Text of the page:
Ang Lee’s Lust, Caution is more than just the NC-17 rating. In fact, it’s a brilliant Spy Thriller that has gone underseen for too long. Kino Lorber brings the film to Blu-Ray.
Lust, Caution is every bit a War-Time Spy Thriller that something like Hitchcock’s Suspicion is. In fact, the Ang Lee WW2 set film takes the concept further than Hitchcock ever could have imagined showing us the consequences of what is asked of a woman “to spy”.
“To spy” for Wong Chia Chi (Tang Wei) actually means to seduce or allow herself to be seduced by a prominent Government Official Mr. Yee (played by Tony Leung Chiu-Wai). Set over years and two different locations (Hong Kong and Shanghai) the film charts Wong Chia Chi’s development from a young idealistic woman of the stage to cynical spy with few or any choices left than to do what she is asked for by the revolution. Even if that means betraying the evil man she has become emotionally and sexually entangled with.
The biggest feat Lust, Caution accomplishes over its 158-minute runtime is that after everything is said and done one never thinks of it as simply “a dirty movie”. Yes, there are sex scenes involving one of the biggest movie stars in all of the World. Though this spy thriller makes those sex scenes as vital a part of the storytelling as the best action films make their action beats apart of character and story.
The proof is in the fact that 100 minutes of its runtime goes by before the first true sex scene occurs. It does so only after Lee and screenwriters Hui-Ling Wang and James Schamus have set the stage and the stakes in this story. One forgets that this film has sex in it until that point. They’ve masterfully created an intricate tale of lies, deception, and spy tradecraft. The ill-fit those skill sets have on the students turned activists turned revolutionaries at the center of the film.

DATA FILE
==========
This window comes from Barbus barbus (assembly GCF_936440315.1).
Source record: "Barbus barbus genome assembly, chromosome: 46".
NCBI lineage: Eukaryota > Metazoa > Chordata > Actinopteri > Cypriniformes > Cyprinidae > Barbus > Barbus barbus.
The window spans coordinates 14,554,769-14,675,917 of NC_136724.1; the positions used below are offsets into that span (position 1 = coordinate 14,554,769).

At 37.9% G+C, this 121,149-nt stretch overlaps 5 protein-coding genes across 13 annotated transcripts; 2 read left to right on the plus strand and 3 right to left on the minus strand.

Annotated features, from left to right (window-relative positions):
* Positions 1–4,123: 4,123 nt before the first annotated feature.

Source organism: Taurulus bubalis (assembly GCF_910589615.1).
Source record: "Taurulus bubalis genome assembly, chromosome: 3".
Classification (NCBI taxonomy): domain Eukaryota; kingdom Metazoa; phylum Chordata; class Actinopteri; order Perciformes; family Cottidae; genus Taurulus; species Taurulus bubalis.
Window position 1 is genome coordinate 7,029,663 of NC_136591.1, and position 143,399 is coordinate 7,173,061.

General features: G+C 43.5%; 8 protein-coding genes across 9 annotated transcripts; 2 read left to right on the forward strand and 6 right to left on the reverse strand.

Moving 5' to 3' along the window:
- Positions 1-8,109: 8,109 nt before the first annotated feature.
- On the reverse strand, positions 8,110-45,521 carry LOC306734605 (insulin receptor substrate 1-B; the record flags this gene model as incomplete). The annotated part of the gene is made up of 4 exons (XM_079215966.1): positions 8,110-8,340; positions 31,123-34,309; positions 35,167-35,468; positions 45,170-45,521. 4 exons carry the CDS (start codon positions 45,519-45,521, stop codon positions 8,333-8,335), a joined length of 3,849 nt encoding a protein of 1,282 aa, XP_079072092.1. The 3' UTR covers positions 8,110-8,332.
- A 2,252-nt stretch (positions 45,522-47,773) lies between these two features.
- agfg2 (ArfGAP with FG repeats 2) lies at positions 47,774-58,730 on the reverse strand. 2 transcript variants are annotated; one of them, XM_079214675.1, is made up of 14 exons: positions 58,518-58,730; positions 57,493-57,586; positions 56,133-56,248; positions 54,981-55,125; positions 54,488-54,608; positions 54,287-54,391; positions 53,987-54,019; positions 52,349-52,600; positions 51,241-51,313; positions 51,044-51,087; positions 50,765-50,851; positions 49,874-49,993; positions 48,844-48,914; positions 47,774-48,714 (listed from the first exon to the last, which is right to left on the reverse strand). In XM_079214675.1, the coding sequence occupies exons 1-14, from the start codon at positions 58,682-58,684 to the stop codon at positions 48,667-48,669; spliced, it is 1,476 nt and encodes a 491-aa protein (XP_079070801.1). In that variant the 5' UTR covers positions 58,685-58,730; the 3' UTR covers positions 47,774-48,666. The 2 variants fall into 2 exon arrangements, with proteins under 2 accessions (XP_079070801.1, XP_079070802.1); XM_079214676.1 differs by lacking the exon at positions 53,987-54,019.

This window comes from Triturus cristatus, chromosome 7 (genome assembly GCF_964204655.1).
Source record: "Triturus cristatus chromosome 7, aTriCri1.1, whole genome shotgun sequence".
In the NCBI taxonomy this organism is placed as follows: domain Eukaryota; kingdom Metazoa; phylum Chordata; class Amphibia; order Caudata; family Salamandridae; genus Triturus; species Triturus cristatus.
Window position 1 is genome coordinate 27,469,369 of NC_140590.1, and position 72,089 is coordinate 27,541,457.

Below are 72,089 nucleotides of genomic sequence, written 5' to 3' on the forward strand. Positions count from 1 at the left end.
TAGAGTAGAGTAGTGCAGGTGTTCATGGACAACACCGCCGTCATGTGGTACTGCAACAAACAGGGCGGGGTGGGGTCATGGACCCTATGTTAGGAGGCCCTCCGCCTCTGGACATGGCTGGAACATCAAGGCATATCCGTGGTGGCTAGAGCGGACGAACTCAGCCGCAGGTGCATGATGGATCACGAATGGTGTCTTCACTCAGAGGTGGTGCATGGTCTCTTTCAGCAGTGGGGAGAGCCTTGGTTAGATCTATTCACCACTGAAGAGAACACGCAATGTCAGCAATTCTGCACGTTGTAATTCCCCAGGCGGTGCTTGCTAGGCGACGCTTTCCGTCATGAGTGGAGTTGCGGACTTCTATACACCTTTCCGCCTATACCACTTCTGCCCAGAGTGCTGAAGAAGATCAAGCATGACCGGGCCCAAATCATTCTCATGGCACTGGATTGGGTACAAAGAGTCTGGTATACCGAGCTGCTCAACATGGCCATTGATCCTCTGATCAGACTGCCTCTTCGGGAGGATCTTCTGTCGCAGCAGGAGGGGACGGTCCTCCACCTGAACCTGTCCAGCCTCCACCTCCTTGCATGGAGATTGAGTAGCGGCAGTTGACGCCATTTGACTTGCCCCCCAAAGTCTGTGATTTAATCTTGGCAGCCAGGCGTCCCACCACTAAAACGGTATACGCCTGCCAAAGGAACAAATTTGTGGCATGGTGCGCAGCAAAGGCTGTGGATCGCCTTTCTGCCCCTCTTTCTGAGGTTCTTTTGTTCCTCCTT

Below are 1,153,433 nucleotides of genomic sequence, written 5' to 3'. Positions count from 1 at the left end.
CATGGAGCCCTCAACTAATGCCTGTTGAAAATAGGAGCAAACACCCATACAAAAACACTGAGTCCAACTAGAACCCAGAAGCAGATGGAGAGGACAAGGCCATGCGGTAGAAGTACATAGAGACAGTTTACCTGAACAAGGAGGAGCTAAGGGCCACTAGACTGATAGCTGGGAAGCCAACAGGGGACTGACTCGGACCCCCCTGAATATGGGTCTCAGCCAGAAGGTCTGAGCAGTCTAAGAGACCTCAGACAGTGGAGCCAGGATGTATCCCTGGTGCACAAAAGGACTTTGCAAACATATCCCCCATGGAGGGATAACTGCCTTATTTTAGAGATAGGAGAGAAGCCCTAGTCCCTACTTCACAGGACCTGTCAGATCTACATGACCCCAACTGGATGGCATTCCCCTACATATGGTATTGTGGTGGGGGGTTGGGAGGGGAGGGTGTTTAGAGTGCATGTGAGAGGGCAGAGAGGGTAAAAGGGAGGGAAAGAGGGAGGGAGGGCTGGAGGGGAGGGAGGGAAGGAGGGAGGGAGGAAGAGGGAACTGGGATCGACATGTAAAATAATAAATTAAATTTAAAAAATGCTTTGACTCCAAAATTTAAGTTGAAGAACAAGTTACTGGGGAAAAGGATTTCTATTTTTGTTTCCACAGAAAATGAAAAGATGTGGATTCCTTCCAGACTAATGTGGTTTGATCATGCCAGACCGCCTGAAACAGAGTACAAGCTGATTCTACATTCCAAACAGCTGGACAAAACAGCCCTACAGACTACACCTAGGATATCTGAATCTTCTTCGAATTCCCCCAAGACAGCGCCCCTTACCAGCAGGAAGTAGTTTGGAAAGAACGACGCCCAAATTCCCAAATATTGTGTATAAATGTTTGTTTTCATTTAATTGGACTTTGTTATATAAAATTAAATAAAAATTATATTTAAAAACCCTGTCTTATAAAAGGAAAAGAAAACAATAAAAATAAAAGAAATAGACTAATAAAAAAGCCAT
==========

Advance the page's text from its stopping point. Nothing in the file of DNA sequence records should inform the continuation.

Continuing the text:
As a filmmaker, Lee has always shown an uncommon understanding of the human condition even in the silliest of circumstances (his Hulk is yes, strange and crazy but has an emotional through-line few superhero films have). Here that skill set is vital to the sexual relationship that Yee and Wong Chia Chi involve themselves in. The sex is not merely for titillation but rather character development. As Wong Chia Chi is to seduce Yee the relationship is formed on a sexual basis so it would reason very logically that the way we would see things grow and develop is through that singular relationship. It does.
Lee’s work with newcomer Tang Wei and superstar Leung Chiu-Wai is nothing short of phenomenal. Everything about the relationship and how it develops works perfectly. Working with the screenwriters, cinematographer Rodrigo Prieto, and editor Tim Squyres, Lee creates scenes and an arc that gives us an emotional trajectory that is uncommon in most movies that involve sex with the graphic degree this film does.
Credit should also be given to the actors. Each, especially Tang Wei, gives themselves over physically to Lee’s vision. Something that could have ended very badly on-screen is artfully done. Even in the first encounter between the two which sides on the physically abusive, there is always character and motivation at the forefront. Tang Wei’s work here is some of the bravest of the mid-2000s as she is not just required to do physically challenging work but emotionally complex too.